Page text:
The U.S. Commerce Department just released its initial snapshot of first‐quarter economic growth this morning. The new news is that economic growth slowed to 1.8 percent, a disappointing rate that will do nothing to shrink unemployment. The old news is that the report continues to label rising imports as a “subtraction” from gross domestic product (GDP).
According to the prevalent Keynesian view, rising imports depress economic growth by causing domestic demand to “leak” abroad. Every good or service we import is one less that must be provided by U.S. workers, or so the thinking goes. Note the final, highlighted sentence in this passage from today’s report:
The increase in real GDP in the first quarter primarily reflected positive contributions from personal consumption expenditures (PCE), private inventory investment, exports, and nonresidential fixed investment that were partly offset by negative contributions from federal government spending and state and local government spending. Imports, which are a subtraction in the calculation of GDP, increased.
In Table 2, the Commerce Department calculates that rising imports subtracted 0.72 percentage points from real GDP in the first quarter. This will be widely interpreted as meaning that GDP growth would have been 2.5 percent last quarter if those burdensome imports had not increased.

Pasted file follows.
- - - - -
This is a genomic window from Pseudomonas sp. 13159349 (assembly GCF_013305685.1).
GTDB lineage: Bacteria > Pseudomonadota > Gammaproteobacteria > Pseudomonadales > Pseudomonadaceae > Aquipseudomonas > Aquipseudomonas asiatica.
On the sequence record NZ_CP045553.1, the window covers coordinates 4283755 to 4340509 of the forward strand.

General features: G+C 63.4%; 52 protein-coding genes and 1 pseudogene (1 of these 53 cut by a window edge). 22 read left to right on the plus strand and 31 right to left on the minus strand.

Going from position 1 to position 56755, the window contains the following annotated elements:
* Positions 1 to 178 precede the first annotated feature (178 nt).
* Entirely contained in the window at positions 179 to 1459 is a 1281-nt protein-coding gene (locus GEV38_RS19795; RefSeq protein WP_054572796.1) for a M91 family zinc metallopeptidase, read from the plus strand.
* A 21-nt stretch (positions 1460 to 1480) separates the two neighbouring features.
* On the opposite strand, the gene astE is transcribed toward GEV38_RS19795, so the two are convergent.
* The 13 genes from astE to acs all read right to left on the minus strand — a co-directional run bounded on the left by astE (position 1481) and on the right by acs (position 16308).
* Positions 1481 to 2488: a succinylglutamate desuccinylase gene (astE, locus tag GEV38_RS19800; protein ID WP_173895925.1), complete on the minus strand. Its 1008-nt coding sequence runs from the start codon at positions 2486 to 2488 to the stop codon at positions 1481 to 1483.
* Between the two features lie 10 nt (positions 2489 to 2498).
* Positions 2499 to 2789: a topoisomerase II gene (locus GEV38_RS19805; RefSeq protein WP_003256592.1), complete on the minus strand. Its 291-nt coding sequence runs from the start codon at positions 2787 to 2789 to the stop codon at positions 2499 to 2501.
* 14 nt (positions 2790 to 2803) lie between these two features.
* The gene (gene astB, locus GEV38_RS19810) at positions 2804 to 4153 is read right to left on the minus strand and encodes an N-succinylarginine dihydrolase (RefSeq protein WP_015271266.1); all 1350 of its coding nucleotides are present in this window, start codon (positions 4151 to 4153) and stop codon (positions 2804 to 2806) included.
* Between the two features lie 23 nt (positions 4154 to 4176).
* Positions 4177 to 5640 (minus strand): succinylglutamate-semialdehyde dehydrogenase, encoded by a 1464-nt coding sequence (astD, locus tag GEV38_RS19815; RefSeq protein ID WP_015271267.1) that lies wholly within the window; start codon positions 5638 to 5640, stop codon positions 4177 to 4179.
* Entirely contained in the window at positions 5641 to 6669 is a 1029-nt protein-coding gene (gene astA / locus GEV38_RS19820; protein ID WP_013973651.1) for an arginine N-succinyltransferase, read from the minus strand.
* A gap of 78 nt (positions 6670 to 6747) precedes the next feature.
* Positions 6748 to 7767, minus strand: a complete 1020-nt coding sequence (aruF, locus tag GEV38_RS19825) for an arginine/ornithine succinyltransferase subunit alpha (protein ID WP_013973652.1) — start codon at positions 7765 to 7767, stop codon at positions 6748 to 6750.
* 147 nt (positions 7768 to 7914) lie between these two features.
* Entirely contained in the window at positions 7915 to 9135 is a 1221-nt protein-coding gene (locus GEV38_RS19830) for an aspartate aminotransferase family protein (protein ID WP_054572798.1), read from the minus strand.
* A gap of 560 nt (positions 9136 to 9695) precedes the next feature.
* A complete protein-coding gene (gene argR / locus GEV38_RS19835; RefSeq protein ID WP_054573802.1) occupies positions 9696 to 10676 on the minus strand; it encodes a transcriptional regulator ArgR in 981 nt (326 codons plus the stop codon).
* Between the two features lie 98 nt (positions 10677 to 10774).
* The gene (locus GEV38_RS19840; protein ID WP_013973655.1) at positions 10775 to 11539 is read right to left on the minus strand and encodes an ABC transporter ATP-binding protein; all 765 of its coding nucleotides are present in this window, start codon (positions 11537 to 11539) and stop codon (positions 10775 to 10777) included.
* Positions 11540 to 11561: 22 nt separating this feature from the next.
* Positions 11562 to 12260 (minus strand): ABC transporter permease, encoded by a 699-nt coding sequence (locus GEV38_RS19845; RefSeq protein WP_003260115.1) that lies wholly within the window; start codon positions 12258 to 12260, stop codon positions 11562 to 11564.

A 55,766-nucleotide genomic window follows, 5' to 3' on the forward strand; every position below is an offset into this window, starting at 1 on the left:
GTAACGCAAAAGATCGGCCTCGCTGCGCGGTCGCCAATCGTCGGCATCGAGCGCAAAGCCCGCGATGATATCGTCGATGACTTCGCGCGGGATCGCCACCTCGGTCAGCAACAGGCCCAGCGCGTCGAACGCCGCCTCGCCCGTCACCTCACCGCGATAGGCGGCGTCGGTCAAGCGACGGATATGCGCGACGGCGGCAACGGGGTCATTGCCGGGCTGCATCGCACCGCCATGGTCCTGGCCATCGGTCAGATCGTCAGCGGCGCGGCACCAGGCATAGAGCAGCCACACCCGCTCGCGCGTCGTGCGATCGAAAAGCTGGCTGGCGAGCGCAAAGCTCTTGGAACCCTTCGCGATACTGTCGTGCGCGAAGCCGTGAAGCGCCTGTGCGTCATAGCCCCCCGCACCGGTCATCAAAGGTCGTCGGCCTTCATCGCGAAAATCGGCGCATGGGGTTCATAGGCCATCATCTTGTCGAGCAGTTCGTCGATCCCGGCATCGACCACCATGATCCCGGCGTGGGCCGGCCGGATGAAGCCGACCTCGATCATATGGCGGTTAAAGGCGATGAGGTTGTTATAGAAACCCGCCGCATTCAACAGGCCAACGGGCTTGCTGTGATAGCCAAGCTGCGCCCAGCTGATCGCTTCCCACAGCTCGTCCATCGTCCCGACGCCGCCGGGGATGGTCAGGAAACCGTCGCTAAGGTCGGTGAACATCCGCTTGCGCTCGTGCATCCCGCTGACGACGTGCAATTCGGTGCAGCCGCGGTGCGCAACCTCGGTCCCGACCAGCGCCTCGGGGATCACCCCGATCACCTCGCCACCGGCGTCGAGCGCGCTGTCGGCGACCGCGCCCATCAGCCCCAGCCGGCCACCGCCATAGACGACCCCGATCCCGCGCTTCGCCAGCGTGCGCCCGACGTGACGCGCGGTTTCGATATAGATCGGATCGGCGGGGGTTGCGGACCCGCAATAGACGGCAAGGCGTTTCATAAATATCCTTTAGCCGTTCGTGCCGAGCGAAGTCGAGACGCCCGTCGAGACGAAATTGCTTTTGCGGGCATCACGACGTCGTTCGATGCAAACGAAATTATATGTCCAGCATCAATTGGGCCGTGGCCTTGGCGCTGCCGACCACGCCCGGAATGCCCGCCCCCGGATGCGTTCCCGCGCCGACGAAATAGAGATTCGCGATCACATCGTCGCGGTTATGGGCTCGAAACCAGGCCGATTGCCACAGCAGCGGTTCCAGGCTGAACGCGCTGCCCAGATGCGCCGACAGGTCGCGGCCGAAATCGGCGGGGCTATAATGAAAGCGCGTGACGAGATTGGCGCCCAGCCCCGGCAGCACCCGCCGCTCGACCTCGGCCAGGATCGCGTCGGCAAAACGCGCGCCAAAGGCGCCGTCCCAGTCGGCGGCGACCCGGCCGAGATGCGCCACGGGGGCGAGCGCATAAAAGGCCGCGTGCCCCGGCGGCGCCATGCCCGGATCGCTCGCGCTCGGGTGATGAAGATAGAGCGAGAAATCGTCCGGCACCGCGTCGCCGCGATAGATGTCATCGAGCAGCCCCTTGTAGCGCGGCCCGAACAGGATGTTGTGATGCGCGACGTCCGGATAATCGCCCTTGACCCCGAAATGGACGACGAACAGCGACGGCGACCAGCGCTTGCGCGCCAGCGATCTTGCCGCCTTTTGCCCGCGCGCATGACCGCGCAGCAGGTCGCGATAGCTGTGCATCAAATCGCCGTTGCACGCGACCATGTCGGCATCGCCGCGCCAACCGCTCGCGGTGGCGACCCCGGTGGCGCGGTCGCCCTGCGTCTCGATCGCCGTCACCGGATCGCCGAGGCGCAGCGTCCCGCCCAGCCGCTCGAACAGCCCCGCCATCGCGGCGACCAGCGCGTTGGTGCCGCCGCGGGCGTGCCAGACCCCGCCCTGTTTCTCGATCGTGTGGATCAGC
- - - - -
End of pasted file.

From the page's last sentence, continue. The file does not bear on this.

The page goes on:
This is all bunk, as I try to explain in a Cato study released earlier this month, titled, “The Trade‐Balance Creed: Debunking the Belief that Imports and Trade Deficits Are a ‘Drag on Growth.’”
One source of confusion is the fact that the government estimates GDP, not by measuring what we actually produce each quarter, but by measuring what we spend. The government doesn’t know whether private households, corporations, or the government are spending on a domestically produced good or an imported good, or how much of an exported good is made up of imported components. To avoid over‐counting, it subtracts total imports from total domestic expenditures to derive what was produced domestically. The subtraction of imports only cancels out the overstatement, not real GDP.
In fact, as I argue in the study, imports contribute to real GDP growth by providing raw materials, parts, and machinery at more affordable prices for a broad swath of U.S. industry. And when consumers save money on imported goods and services, they have more left over to spend on other domestic goods and services. If the money we spend on imports does not come back to buy our exports, it returns to buy U.S. assets, which also contributes to economic growth through lower interest rates and direct investment in our productive capacity.
As a final refutation of the prevailing creed, I present evidence that shows that the U.S. economy consistently performs better during periods when imports and trade deficits are rising as a share of GDP compared to periods when they are decreasing.